―Katha Pollitt, author of Pro: Reclaiming Abortion Rights
"Filipovic frames happiness as a political question-one that goes back to the Declaration of Independence itself...She shows her subject is crucial, and the political changes needed to close the 'happiness gap' between American men and women would be revolutionary. If, as the old adage has it, no one is free until we are all free, Filipovic shows the same may be true of being happy."―New York Times Book Review
"A practical, carefully researched modern-life primer for everywoman. Through chapters about motherhood, friendship, sex, work and relationships, she uses her own experience and that of others to navigate the structural problems facing women in a patriarchal society - and to explain how they can be happier."―Financial Times
About the Author
Jill Filipovic is a contributing opinion writer for the New York Times and a regular columnist for Cosmopolitan.com, where she was previously a senior political writer. A former columnist for the Guardian, she is also an attorney. Her work on law, politics, gender and foreign affairs has appeared in the Washington Post, Time, Nation, Foreign Policy and others. Follow her on Twitter @JillFilipovic.
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Filipovic, an attorney before she became a journalist, is always a thorough but uncondescending explainer, with a writing voice that's engaging without being self-consciously showy, and a knack for careful but forceful argumentation. But my favorite thing about The H-Spot in particular, which I didn't know before ordering it, is that -- like the work of Martha Nussbaum -- it's fundamentally and explicitly an Aristotelian ethical project, which is to say that it takes the starting position that political organization should be aimed at the goal of human well-being (as opposed to, say, economic growth). From there Filipovic builds a case, or maybe it's better to say several cases, for specific ways in which American policy fails women and disproportionately women of color in this aim, and specific (and feasible!) ways in which it could address this failure. She does so largely through first-hand accounts of several women across America, in a wide range of socioeconomic circumstances. Because although the institutions and less formal systems in play are complicated, the questions at the heart of all this are simple: What do women want? What do women need?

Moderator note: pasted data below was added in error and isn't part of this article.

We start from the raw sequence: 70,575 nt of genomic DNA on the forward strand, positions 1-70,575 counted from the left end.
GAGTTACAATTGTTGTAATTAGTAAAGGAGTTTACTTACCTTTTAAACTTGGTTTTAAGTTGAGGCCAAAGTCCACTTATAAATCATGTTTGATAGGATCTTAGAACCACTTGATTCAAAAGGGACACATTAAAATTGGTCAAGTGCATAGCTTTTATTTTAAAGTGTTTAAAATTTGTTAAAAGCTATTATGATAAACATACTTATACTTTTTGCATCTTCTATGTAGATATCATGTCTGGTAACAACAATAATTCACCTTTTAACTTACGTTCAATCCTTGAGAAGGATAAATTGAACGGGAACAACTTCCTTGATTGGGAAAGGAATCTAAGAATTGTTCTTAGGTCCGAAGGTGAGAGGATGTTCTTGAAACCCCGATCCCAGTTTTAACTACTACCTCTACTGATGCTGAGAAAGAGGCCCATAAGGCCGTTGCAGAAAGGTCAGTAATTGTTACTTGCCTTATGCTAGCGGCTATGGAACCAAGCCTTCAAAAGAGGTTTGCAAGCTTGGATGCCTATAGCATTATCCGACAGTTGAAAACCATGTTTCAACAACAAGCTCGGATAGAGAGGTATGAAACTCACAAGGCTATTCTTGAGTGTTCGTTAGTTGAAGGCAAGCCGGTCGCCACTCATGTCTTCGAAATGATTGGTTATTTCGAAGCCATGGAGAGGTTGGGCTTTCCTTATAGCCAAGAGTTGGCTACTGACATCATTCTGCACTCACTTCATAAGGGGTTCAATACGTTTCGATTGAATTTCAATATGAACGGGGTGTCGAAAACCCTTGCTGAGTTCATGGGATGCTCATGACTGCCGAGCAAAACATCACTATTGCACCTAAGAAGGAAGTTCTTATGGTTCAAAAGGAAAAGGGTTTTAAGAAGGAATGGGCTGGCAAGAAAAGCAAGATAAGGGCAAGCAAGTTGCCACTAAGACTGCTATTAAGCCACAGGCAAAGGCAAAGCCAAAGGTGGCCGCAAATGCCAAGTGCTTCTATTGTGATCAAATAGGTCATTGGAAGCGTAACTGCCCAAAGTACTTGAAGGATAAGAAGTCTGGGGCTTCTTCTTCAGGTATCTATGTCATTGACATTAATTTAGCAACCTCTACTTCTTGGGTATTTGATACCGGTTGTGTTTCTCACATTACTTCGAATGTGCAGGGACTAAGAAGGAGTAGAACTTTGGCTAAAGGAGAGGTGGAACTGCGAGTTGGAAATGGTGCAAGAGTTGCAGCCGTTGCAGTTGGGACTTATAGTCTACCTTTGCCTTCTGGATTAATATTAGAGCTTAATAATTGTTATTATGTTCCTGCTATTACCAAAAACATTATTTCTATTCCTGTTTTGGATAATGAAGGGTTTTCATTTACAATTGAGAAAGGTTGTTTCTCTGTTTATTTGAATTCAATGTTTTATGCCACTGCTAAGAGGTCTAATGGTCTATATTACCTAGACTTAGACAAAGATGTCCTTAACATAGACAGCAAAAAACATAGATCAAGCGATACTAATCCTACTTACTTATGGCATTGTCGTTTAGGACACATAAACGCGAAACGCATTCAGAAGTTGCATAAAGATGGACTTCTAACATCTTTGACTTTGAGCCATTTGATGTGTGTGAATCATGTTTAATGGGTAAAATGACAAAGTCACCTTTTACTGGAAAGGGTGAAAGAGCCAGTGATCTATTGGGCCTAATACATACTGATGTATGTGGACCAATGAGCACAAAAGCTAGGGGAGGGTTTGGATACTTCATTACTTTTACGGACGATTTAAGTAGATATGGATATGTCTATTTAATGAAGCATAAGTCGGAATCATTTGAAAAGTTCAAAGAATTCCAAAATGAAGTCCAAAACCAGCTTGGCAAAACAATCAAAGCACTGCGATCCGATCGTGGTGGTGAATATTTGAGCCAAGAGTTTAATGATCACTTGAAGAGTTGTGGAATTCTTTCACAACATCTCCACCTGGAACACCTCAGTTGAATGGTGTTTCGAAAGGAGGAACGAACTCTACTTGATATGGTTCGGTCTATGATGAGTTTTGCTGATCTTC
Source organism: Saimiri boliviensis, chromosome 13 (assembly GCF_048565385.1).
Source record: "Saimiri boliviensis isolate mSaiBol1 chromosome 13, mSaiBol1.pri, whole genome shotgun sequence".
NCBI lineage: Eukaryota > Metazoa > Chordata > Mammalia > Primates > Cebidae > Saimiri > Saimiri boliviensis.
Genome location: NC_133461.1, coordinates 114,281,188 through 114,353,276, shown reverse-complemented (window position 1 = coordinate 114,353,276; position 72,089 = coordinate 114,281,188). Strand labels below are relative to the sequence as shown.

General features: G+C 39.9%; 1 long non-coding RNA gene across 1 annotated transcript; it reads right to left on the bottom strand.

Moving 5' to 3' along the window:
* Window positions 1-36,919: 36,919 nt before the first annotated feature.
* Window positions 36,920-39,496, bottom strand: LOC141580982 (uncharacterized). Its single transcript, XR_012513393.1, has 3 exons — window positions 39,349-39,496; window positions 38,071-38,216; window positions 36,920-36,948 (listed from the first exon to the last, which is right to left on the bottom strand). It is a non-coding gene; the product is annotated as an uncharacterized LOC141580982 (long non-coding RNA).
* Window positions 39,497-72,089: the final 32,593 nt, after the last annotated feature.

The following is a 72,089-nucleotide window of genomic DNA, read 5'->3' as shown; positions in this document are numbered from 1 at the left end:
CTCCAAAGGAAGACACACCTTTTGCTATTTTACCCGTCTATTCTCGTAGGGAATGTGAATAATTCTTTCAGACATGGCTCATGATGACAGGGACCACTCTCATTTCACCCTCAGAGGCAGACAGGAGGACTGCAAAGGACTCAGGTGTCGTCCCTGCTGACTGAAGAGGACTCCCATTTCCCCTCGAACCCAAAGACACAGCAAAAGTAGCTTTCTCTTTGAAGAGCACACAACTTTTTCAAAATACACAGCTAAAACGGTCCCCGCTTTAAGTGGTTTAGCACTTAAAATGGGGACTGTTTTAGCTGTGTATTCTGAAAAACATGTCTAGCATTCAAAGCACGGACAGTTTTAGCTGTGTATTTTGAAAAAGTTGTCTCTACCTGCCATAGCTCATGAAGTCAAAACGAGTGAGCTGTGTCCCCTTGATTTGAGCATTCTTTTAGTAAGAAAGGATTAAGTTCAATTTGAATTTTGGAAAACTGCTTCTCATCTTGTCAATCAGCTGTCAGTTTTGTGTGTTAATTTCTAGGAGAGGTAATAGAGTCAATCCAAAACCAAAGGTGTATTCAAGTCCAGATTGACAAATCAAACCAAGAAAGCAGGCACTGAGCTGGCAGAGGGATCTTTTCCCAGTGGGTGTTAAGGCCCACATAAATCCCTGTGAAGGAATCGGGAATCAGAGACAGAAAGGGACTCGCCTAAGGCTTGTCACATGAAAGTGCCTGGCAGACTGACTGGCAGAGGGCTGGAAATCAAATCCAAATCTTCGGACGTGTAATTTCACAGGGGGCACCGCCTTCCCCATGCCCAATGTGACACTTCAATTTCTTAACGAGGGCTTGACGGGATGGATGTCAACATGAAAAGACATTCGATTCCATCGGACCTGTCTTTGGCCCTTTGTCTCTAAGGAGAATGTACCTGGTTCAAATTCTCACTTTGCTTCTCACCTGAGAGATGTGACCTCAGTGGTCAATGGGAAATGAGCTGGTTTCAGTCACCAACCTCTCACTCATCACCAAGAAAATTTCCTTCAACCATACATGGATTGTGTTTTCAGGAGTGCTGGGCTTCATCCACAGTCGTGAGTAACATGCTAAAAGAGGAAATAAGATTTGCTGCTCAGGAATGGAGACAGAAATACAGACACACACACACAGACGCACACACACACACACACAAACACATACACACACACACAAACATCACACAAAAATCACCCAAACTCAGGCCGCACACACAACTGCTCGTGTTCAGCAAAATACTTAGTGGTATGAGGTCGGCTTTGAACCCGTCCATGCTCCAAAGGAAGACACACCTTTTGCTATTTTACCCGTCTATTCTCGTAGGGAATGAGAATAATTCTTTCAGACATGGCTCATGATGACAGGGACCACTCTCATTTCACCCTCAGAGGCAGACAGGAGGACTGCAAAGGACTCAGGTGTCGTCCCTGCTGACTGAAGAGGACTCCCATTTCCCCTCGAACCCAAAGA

Filipovic asks these questions without pre-judgment, and without assuming that there are any answers that are too unrealistic to consider. Not that anyone she talks to asks for anything "unrealistic," partly because they often speak from too much experience for the unrealistic to occur to them as something they deserve to ask for, and partly because the idea that woman-friendly policy is unrealistic is a Bad Take to begin with. Filipovic doesn't need to be pie-in-the-sky utopian to show how things could be much better for women (and by extension, it should but still doesn't go without saying, for everyone), and many solutions to the problems she lays out would in a different political climate be relatively easily within reach.